Being convicted of a single count of bank fraud can result in a maximum prison sentence of 30 years and a $1,000,000 fine. U.S. Attorneys are often determined to bring multiple bank fraud charges in one Indictment and to charge related offenses such as Wire Fraud, Mail Fraud, and Identity Theft, resulting in convictions for multiple fraudulent acts that can lead to life sentences behind bars. In addition to extensive jail time, individuals may face severe fines, restitution orders, and damage to their personal and professional reputations.
What Evidence Is Typically Used in Bank Fraud Cases?
All bank fraud defense cases are unique, but common forms of evidence gathered and presented by the U.S. Attorney’s Office may include but are not limited to, financial records, transaction records, communication logs, witness testimonies, proof of digital signatures or online credentials, and expert opinions.
Should I Hire an Attorney If I am Being Investigated for Bank Fraud in Florida?
Yes. If you are being investigated for bank fraud, you have rights, and the only way to ensure they are protected from the start of your case is to hire a skilled bank fraud attorney in Tampa. At Trombley & Hanes, our law firm specializes in white-collar crime, bank fraud, and other federal defense cases. We can help you understand your rights, build a strong defense, and precisely navigate the legal process.
What are Some Common Defenses Strategies Against Bank Fraud Charges?
All bank fraud cases, and the defense strategies designed for the accused, are unique. However, some of the most common defenses against bank fraud charges may include lack of evidence to identify the accused if the fraud was committed through wire or otherwise remote, lack of evidence of intent to defraud, mistaken identity, , proving that the transaction was legitimate, and challenging the U.S. Attorney’s case based on legal technicalities.
How Long Does a Florida Bank Fraud Investigation Take?
The duration of a bank fraud investigation can vary significantly based on the case’s complexity, the amount of evidence involved, and the parties’ cooperation or lack thereof. Our experienced bank fraud lawyers in Tampa will outline your case to include a timeline of events and updates as the legal process unfolds so you understand how we anticipate the following steps to produce the best outcome for your unique case.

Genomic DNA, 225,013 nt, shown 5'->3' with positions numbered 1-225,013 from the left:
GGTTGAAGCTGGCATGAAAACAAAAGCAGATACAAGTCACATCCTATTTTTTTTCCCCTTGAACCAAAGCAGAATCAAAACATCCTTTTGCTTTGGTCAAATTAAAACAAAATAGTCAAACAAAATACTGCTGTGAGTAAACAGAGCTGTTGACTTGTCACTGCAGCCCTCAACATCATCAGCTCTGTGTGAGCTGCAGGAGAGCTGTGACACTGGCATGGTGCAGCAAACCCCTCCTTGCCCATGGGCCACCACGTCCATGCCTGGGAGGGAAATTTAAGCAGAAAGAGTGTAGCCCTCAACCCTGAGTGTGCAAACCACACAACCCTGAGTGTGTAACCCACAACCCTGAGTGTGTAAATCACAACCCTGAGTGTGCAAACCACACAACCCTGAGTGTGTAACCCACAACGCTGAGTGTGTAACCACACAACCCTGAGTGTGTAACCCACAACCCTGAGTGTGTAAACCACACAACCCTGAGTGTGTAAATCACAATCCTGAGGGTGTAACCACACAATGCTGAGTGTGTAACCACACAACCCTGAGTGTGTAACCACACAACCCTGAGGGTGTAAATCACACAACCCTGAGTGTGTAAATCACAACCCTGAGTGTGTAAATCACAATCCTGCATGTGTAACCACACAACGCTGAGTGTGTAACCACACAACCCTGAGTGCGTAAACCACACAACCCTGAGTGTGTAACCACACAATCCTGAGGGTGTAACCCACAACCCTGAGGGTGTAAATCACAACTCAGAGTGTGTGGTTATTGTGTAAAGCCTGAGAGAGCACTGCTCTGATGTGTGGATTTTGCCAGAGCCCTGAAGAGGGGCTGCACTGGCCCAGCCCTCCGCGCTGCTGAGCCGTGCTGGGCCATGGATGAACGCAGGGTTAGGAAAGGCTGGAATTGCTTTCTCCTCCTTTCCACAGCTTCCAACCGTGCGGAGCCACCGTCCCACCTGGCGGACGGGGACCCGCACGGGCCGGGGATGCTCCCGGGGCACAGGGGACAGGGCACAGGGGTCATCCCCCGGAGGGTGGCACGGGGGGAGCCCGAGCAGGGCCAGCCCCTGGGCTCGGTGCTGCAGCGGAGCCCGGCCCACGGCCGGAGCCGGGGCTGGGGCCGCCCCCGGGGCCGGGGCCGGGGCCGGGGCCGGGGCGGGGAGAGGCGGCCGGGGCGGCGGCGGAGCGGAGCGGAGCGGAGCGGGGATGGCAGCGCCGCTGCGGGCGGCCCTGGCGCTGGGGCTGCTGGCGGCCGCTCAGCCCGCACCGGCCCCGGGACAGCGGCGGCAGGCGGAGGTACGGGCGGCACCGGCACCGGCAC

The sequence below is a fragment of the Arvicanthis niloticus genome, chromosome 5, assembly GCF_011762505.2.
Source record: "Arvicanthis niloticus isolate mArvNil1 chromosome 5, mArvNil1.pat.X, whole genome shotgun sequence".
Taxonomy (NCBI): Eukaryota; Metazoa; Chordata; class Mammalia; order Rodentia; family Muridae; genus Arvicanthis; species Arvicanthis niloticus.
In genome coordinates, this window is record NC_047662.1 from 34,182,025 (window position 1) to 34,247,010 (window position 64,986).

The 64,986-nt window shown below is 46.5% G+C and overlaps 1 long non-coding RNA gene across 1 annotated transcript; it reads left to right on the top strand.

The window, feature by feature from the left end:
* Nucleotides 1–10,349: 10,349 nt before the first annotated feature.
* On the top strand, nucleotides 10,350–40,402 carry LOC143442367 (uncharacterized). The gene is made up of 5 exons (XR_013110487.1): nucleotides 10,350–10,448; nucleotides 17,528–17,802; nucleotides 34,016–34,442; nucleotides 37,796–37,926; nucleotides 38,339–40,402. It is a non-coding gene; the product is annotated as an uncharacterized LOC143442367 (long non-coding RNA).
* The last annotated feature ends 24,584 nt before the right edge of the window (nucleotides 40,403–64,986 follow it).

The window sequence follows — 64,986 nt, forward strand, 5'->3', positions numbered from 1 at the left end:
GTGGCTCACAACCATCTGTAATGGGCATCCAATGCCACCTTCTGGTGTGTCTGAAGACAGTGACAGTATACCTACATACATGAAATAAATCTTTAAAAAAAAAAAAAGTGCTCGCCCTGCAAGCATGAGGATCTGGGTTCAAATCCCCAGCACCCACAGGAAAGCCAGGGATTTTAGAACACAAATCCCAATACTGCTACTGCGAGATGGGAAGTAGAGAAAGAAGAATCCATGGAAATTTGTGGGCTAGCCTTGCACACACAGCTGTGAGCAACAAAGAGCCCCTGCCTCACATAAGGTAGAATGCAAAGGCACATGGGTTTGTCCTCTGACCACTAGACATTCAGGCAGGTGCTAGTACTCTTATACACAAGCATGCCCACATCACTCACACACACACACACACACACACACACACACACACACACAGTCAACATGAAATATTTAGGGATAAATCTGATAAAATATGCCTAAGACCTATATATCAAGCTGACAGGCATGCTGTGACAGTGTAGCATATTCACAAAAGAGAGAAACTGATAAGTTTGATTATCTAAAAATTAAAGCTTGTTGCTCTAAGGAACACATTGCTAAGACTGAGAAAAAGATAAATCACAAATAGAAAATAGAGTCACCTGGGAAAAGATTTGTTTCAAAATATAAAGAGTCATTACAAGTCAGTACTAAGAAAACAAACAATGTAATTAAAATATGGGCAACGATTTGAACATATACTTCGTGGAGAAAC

Can I Be Charged with Bank Fraud When I Work for a Financial Institution?
Yes. Bank employees can be charged with fraud if they engage in fraudulent activities or schemes to defraud the bank or its customers. Employee bank fraud is common and will involve more than the individual losing their job; it may lead to significant criminal charges.
What Should I Do If I Am Wrongfully Accused of Bank Fraud?
If you believe you are wrongfully accused of bank fraud, consult with our dedicated white-collar crime defense attorneys at Trombley & Hanes today to discuss your case. We can guide you through the legal process and help you develop a defense strategy to protect your rights and innocence.
What Should I Do If I Know I Am Guilty of Bank Fraud?
If you are being investigated for, or have been arrested and charged with bank fraud, do not speak to investigators, law enforcement, or anyone from the U.S. Attorney’s Office without a skilled bank fraud defense attorney. Even if you know you may have committed bank fraud, these charges are far-reaching and can change your life with a single admission of guilt. Partner with our leading bank fraud lawyers in Tampa today to learn more about your legal rights and options so that you can make informed decisions about the direction of your case.
Will My Bank Fraud Case Go to Trial?
It depends on the specifics of the case. Bank fraud cases can be settled through negotiations between the defense and the prosecution, leading to a plea bargain or an agreed-upon resolution. However, if we believe your case is strong enough to win at trial, we will move your bank fraud case inside the courtroom, using our impactful litigation experience and skills to pursue the best outcome.